A few weeks ago I began studying intaglio again, and decided I’d like to do an etching of this guy, but that initial sketch needed some work, it was very rough. Below are four different studies I worked on my iPad of the witch-boy in various different wooded settings.

Witch-boy digital study No.1Above is the first study. I like the composition of the snow and path, but after some thought I decided that these slender trees are not quite what I had in mind; they lack mystery. So I moved one to another.

Witch-boy digital study No.2Here are some beefier trees which I can easily imagine being toned with a combination of line etch and aquatint (a way of introducing continuous tone shades to a print) I like this one! But I kept going.

Continue reading “A witch-boy wanders woods at the full moon”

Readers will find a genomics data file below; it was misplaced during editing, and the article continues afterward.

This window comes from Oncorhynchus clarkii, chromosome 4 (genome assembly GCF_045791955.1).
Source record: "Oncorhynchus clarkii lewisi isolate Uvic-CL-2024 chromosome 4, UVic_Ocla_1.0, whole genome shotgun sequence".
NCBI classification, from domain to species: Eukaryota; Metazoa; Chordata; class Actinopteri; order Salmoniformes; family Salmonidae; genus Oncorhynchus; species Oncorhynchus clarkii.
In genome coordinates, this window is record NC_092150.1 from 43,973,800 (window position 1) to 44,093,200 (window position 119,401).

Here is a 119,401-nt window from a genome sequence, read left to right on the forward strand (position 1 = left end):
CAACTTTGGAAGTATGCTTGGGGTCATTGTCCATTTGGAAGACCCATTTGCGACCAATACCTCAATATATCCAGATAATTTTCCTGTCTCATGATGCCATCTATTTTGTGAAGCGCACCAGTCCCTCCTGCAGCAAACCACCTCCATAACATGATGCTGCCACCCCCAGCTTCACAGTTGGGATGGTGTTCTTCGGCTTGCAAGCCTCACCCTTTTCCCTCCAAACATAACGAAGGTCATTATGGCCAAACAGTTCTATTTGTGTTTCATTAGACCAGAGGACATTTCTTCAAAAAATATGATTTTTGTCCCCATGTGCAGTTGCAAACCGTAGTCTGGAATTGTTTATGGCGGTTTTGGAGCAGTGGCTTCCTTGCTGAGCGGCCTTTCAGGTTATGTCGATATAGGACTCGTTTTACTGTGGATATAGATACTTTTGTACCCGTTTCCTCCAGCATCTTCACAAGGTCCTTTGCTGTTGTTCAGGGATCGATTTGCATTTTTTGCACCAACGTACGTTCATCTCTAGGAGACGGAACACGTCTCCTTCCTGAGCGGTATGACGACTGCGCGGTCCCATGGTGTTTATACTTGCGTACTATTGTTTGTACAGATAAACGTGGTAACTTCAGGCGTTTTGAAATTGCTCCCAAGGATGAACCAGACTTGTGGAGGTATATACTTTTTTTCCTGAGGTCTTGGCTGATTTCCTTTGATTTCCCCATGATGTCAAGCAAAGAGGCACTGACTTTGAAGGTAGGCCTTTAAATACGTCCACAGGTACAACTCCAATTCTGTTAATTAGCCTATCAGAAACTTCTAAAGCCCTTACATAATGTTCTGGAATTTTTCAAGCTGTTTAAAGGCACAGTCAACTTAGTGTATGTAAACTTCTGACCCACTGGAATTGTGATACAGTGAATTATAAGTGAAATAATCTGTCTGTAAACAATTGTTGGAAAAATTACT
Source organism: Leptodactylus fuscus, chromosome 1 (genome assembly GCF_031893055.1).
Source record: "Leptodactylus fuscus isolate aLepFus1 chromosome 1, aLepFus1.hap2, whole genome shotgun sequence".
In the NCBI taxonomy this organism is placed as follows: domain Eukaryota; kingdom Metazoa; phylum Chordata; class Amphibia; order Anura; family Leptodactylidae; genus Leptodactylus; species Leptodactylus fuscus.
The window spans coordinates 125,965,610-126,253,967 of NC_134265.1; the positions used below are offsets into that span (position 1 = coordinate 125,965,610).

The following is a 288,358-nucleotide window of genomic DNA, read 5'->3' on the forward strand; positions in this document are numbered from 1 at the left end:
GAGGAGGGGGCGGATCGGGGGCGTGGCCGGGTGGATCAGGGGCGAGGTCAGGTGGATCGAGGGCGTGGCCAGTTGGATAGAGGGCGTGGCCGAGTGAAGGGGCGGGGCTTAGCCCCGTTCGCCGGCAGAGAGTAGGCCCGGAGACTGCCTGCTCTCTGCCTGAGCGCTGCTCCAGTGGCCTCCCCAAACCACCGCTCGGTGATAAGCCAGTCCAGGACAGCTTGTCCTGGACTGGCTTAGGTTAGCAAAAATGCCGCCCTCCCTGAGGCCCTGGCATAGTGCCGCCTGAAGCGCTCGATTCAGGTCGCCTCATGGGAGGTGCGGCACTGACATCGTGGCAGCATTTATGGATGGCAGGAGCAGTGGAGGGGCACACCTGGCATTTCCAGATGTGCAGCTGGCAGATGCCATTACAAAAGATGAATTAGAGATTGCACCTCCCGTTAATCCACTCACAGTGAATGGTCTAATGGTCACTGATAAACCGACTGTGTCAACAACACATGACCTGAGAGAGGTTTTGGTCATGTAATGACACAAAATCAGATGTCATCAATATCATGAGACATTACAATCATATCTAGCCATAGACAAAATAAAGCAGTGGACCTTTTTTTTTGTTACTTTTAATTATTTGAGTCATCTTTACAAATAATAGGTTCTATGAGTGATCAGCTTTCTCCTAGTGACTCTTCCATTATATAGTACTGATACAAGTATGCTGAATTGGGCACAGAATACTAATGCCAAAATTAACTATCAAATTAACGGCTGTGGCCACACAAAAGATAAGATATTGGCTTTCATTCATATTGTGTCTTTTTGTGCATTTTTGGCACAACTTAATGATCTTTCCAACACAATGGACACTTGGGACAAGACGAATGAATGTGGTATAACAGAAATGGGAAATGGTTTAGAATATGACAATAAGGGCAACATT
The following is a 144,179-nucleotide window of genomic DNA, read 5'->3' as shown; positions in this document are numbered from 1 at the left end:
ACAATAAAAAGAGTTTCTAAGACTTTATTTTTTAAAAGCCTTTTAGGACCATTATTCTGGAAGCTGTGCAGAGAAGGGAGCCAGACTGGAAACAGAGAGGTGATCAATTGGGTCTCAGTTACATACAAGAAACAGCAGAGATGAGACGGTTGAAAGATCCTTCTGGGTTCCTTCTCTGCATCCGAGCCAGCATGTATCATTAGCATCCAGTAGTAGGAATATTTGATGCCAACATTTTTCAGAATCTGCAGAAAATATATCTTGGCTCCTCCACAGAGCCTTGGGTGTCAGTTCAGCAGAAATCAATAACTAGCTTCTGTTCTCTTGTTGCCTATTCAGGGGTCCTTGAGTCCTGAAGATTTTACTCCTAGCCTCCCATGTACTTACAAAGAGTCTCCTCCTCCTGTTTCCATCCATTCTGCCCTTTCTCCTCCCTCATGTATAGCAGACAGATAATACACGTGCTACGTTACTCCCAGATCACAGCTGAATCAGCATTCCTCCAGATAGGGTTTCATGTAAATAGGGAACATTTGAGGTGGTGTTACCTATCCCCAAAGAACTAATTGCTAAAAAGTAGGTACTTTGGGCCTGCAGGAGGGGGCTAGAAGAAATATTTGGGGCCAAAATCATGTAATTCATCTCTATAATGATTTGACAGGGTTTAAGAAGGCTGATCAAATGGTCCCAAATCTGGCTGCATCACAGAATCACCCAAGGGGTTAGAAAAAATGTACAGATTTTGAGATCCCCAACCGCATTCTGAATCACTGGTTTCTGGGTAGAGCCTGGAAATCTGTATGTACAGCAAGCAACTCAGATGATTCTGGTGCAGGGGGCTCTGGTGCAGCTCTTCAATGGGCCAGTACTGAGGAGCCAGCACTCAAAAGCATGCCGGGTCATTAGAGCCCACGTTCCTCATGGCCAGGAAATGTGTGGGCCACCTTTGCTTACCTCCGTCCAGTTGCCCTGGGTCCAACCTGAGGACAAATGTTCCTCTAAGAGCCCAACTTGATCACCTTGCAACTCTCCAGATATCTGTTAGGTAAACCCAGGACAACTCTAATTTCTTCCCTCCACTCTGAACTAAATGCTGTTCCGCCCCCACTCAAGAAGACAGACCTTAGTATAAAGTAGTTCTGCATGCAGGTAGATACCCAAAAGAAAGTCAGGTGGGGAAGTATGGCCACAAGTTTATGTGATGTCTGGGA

Second week in the printmaking studio

drawing worked into hard ground on a copper plate

Here is a picture I took with my phone after working the drawing in the hard ground, then immersing the plate for three ‘bites’ in the acid. This plate will serve as my re-entry to the world and techniques of etching, since it’s been over 7 years since I took my first class, so I didn’t spend a ton of time on it

The way this process works:
1. Coat copper with ‘hard ground’ which is basically a sort of wax
2. Draw into the hard ground, exposing the copper
3. Immerse the plate (carefully, wearing gloves) into a bath of ferric-chloride solution. The longer it is in, the deeper and the acid ‘etches’ your lines into the copper, so they hold more ink.

It’s very similar to the photographic process in that way. So if you want some lines to stay very thin, you do a ‘first bite,’ then mask off some areas. Immerse for a second bite, etc.